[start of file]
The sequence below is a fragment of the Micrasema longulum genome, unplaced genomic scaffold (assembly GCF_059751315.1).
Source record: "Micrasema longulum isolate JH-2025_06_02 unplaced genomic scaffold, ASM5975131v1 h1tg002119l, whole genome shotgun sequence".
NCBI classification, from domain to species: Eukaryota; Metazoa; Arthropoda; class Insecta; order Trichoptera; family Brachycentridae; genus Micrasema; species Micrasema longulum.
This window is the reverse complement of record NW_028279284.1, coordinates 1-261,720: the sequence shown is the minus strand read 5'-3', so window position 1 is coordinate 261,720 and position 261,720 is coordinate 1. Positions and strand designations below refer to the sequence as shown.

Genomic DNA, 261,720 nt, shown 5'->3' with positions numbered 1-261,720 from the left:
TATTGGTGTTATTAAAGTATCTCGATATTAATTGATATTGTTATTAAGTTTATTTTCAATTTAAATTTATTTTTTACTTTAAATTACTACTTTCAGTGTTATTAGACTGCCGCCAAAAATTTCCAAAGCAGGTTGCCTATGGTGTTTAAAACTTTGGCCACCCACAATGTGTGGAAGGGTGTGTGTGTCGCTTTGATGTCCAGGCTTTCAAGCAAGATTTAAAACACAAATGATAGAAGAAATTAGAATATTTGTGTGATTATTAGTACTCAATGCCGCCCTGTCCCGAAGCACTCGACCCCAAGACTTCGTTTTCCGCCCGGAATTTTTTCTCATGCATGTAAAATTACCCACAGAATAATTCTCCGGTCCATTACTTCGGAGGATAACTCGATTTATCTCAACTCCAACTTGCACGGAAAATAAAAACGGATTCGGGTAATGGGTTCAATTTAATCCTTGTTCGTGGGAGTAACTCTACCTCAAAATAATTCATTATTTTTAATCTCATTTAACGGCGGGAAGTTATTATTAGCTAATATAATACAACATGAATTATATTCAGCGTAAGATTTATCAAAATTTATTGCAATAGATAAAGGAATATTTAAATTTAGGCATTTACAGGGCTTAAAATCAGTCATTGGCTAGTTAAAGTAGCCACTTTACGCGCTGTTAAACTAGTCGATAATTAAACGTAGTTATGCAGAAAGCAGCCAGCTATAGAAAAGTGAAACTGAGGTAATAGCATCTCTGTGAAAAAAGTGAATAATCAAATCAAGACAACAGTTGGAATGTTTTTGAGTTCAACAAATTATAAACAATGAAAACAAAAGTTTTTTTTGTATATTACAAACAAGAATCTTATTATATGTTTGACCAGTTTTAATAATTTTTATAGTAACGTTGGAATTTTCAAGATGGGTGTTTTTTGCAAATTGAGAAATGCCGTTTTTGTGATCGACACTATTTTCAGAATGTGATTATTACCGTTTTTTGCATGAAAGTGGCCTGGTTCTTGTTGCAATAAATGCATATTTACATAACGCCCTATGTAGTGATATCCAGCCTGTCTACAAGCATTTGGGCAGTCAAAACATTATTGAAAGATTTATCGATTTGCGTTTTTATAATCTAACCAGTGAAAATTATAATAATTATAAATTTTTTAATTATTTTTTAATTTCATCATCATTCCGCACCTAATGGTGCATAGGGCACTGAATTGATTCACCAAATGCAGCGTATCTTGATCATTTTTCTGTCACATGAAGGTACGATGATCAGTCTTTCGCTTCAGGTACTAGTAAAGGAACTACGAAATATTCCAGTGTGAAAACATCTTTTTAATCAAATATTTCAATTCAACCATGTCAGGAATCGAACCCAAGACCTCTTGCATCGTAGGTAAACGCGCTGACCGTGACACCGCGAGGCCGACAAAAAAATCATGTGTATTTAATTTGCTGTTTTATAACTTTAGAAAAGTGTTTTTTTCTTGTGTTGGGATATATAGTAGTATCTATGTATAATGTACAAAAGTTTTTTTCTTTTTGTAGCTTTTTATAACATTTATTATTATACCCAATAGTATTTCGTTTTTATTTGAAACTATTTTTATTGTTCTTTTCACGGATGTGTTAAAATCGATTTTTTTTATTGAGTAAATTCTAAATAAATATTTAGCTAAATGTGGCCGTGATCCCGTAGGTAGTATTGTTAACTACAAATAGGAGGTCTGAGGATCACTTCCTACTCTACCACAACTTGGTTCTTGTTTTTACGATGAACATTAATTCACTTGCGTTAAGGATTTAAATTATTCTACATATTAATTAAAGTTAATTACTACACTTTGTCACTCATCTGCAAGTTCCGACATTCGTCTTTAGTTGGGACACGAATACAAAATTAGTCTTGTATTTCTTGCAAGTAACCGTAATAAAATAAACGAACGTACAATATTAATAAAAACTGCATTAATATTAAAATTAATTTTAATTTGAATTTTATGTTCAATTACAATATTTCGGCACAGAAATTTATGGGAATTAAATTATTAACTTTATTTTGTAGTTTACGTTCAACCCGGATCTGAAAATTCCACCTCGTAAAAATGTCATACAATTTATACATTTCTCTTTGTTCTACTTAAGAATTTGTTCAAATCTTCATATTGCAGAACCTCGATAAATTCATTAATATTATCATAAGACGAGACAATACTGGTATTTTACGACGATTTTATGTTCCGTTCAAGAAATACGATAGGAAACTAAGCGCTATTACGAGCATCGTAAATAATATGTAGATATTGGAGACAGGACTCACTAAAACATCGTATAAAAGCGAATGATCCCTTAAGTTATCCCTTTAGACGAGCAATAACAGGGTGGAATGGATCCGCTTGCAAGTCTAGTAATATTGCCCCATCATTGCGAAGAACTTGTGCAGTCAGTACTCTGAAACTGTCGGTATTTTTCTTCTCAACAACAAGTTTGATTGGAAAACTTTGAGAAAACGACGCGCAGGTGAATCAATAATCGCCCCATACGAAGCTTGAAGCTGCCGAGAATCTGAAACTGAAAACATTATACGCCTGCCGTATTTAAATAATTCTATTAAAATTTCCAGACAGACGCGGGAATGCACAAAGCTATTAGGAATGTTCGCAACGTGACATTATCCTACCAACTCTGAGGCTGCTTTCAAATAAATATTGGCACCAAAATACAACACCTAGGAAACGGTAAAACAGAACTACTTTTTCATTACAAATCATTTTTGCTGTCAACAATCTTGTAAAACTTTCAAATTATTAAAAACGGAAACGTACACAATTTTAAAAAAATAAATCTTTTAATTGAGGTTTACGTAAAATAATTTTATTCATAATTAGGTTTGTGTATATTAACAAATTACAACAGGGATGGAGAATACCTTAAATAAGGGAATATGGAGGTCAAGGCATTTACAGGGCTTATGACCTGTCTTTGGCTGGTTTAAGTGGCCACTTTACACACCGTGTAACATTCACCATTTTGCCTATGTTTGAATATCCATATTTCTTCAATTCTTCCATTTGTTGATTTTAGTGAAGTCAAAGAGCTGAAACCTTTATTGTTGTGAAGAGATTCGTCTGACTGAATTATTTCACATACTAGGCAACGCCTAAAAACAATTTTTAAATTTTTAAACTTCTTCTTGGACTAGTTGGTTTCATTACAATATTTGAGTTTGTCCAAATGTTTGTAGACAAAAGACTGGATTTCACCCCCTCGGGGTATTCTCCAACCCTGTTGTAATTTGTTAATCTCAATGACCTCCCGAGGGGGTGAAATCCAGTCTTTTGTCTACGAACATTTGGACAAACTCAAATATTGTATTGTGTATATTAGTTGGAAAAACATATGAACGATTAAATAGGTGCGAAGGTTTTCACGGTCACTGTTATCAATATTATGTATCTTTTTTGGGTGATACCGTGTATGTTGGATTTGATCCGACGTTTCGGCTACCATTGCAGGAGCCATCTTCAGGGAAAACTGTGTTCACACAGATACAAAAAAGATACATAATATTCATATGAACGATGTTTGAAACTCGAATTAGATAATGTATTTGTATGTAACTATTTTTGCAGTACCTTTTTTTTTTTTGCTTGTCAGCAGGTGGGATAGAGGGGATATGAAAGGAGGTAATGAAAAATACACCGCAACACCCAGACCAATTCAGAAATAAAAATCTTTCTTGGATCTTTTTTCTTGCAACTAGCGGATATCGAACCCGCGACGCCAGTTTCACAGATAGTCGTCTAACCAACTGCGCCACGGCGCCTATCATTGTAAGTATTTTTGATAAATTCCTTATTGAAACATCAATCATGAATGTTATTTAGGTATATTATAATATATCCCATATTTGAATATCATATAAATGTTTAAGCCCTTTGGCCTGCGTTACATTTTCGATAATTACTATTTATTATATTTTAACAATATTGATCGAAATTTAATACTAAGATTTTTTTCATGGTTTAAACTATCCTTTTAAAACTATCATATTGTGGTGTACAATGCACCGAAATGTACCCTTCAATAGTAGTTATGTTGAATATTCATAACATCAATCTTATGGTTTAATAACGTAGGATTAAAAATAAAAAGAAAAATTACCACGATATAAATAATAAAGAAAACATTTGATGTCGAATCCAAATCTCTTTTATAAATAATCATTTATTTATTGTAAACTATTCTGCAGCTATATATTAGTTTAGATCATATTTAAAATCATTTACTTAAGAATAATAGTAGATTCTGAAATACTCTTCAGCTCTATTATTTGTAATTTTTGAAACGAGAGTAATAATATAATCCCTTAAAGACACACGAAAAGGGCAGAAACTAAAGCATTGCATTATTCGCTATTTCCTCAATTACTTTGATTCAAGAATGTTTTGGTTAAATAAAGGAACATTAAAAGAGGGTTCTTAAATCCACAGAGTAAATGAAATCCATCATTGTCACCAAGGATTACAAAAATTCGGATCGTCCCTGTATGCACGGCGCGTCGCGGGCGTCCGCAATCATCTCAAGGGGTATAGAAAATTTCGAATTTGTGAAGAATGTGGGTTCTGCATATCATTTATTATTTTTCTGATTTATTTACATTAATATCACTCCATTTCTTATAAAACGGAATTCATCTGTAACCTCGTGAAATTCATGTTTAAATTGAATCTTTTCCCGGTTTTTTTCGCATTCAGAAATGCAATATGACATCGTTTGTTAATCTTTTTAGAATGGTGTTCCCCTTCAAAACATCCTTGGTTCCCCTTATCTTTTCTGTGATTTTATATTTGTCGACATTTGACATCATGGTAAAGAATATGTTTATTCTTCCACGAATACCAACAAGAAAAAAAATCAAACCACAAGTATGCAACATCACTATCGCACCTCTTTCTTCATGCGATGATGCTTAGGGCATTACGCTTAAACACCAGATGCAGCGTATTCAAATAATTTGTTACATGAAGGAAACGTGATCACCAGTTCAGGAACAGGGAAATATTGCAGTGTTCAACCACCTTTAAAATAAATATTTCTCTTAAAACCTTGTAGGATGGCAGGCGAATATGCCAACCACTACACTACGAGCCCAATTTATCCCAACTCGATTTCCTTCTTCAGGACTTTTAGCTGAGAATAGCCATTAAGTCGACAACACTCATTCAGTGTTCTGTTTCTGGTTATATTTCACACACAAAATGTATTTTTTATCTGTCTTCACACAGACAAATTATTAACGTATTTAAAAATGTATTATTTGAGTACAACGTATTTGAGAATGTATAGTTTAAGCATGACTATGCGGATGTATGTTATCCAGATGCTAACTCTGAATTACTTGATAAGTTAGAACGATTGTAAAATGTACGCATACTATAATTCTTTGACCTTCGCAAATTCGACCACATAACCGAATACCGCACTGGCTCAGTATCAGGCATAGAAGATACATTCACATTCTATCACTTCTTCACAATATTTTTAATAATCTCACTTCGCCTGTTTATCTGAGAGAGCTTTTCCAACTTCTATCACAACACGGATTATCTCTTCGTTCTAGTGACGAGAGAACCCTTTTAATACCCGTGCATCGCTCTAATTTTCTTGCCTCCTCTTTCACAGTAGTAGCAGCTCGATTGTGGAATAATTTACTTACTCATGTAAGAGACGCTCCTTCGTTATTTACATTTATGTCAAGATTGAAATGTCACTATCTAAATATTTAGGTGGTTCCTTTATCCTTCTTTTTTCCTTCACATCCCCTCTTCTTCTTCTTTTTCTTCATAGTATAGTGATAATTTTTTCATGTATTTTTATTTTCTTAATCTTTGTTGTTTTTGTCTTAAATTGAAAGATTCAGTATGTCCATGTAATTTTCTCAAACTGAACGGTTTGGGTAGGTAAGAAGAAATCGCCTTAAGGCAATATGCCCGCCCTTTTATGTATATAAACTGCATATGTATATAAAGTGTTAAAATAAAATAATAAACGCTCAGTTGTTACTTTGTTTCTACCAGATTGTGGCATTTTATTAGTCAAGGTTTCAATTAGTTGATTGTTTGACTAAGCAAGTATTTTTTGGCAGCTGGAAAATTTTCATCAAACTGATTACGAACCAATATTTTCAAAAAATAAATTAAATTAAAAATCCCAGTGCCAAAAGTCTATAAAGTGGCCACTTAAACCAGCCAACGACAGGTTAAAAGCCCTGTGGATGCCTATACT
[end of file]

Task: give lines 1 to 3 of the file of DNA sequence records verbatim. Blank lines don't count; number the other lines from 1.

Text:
The sequence below is a fragment of the Micrasema longulum genome, unplaced genomic scaffold (assembly GCF_059751315.1).
Source record: "Micrasema longulum isolate JH-2025_06_02 unplaced genomic scaffold, ASM5975131v1 h1tg002119l, whole genome shotgun sequence".
NCBI classification, from domain to species: Eukaryota; Metazoa; Arthropoda; class Insecta; order Trichoptera; family Brachycentridae; genus Micrasema; species Micrasema longulum.